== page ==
Does every manifold have a flat connection?

Suppose I have a manifold and a vector bundle over it, but not a connection or a metric. Can I always find a connection on it that has a Riemann curvature tensor that is identically zero? If so, can I always find a connection that has both Riemann curvature and torsion tensors identically zero?

I've attempted to simply for the Christoffel symbols, but couldn't make headway in the equations.

• Your question needs some edition because it is very imprecise. (E.g.a connection is defined on a vector bundle, not on a manifold.) In any case, if the manifold is compact, oriented and the Euler characteristic is $\neq 0$, then there cannot exist any metric on the tangent bundle and connection compatible with it whose curvature is zero. This is a consequence of the Gauss-Bonnet-Chern theorem. – Liviu Nicolaescu Oct 2 '13 at 19:56
• Since you are working without a metric, you can take the zero-connection on any vector bundle over your manifold. Its curvature is certainly zero (ie. the connection is flat). – Peter Crooks Oct 2 '13 at 19:57
• @Peter, there isn't a zero connection. Unless you mean something perculiar? Either way, your conclusion isn't right. – Paul Reynolds Oct 2 '13 at 20:11
• Also, Riemann curvature tensor makes no sense for arbitrary vector bundles. – Misha Oct 2 '13 at 20:35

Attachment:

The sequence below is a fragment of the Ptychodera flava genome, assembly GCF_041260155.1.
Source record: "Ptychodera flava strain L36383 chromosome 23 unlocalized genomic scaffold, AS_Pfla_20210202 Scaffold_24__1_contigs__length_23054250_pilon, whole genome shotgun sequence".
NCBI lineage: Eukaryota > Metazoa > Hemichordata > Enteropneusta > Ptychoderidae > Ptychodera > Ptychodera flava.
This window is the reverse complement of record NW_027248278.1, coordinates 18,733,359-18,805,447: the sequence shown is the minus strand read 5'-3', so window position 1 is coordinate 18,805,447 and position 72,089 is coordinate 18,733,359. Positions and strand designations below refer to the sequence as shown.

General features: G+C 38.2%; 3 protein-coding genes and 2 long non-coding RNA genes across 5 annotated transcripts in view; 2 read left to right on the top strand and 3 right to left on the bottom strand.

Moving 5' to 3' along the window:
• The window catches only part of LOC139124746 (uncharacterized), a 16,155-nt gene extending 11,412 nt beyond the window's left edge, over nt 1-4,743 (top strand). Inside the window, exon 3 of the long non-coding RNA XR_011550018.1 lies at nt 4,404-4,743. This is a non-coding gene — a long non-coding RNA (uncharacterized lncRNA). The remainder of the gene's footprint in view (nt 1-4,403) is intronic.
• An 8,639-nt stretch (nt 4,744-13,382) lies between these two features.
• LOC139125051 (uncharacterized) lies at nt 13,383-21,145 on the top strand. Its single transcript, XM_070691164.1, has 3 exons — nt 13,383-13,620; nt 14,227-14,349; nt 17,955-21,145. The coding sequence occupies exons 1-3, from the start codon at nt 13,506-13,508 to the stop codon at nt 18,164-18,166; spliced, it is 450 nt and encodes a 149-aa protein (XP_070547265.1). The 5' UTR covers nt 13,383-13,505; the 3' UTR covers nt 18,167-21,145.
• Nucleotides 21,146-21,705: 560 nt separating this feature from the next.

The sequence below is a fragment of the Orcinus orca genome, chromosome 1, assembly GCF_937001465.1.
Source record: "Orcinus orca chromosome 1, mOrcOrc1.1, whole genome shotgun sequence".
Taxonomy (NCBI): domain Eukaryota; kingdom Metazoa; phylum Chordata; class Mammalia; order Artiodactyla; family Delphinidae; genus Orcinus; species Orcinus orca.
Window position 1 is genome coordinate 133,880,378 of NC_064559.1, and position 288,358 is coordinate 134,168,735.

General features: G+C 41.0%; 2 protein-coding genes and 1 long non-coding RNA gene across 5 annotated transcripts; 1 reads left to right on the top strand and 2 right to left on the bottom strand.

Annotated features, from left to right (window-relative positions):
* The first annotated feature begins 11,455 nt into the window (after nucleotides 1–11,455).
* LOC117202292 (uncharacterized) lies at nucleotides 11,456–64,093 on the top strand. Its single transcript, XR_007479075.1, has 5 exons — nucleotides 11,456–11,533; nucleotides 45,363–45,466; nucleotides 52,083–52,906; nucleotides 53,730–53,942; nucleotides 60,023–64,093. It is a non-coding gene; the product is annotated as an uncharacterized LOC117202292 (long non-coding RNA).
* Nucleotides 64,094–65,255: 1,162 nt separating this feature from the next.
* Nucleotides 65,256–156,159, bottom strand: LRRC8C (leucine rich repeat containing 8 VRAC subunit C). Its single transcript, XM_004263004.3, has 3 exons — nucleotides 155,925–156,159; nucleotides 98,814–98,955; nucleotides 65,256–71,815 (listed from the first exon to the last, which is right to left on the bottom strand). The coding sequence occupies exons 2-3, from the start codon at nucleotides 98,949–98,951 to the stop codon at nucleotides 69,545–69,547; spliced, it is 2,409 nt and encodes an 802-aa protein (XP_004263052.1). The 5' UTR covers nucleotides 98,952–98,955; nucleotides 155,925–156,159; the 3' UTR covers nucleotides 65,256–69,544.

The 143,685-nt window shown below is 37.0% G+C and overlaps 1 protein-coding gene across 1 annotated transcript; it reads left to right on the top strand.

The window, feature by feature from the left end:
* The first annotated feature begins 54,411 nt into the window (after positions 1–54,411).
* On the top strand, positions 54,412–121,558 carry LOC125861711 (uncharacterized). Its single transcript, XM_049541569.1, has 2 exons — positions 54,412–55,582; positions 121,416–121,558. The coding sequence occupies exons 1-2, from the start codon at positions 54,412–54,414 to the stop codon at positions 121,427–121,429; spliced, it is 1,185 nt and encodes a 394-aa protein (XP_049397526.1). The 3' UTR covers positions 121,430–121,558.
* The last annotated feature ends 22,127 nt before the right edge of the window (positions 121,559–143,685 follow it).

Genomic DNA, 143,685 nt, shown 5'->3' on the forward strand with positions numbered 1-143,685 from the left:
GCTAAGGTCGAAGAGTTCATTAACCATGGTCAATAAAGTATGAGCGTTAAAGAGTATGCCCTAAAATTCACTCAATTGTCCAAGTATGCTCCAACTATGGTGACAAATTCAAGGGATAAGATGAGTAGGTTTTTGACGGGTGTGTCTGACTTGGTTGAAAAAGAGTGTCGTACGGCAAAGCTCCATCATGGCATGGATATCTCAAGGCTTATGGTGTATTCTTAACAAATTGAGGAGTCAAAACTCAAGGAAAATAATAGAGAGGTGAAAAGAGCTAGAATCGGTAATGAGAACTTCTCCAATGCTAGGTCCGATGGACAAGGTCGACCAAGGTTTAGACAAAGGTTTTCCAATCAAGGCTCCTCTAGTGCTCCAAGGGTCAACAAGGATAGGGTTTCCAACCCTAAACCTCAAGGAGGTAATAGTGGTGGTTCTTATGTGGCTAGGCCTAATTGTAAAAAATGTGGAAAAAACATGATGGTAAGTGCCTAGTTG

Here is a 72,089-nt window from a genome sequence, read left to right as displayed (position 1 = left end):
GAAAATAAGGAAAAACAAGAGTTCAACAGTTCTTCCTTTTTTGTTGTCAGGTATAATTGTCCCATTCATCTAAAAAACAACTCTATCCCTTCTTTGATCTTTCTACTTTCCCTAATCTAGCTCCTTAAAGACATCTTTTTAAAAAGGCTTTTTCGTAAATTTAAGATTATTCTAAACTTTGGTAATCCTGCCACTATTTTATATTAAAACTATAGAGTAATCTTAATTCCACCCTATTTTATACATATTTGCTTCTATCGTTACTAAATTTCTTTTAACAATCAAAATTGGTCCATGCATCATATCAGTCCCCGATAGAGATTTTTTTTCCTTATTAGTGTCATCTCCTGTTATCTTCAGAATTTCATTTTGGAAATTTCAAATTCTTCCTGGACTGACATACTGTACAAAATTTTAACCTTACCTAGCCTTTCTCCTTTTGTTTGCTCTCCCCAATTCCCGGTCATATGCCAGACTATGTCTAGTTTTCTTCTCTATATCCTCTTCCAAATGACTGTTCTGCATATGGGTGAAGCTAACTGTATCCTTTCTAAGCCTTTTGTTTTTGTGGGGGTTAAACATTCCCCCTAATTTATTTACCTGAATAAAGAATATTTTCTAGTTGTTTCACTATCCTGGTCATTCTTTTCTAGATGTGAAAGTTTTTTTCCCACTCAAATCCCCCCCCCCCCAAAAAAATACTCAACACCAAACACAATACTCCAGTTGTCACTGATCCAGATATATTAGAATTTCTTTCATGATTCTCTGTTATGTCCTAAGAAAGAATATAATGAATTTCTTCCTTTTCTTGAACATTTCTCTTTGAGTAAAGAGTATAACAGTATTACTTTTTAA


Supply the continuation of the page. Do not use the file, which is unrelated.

• @PaulReynolds: Yes, there is a notion of connections and curvature for vector bundles, but it is no longer Riemann's (and is no longer a tensor) and should not be referred to by this name, as Riemann curvature tensor is something much more specific. – Misha Oct 3 '13 at 2:35

By Chern-Weil theory, the real Pontryagin classes $p_k \in H^{4k}(X, \mathbb{R})$ of a real vector bundle $V$ on a smooth manifold $X$ are determined by the curvature form of any connection on that bundle; in particular, if the curvature vanishes, then so do all of the $p_k$. Hence if any of the $p_k$ don't vanish, then $V$ does not admit a flat connection. (Note that all of the $p_k$ vanish if $\dim X \le 3$; Milnor's result regarding the case $\dim X = 2$ requires more difficult tools.)
If $V$ is taken to be the tangent bundle of $X$, then the first case where this happens is when $\dim X = 4$, where $p_1 \in H^4(X, \mathbb{R})$. If $X$ is closed and orientable then $p_1$ is nonzero iff $X$ has nonzero signature, by the Hirzebruch signature theorem. The simplest example of a $4$-manifold with nonzero signature is $\mathbb{CP}^2$; it follows that the tangent bundle of $\mathbb{CP}^2$ does not admit a flat connection.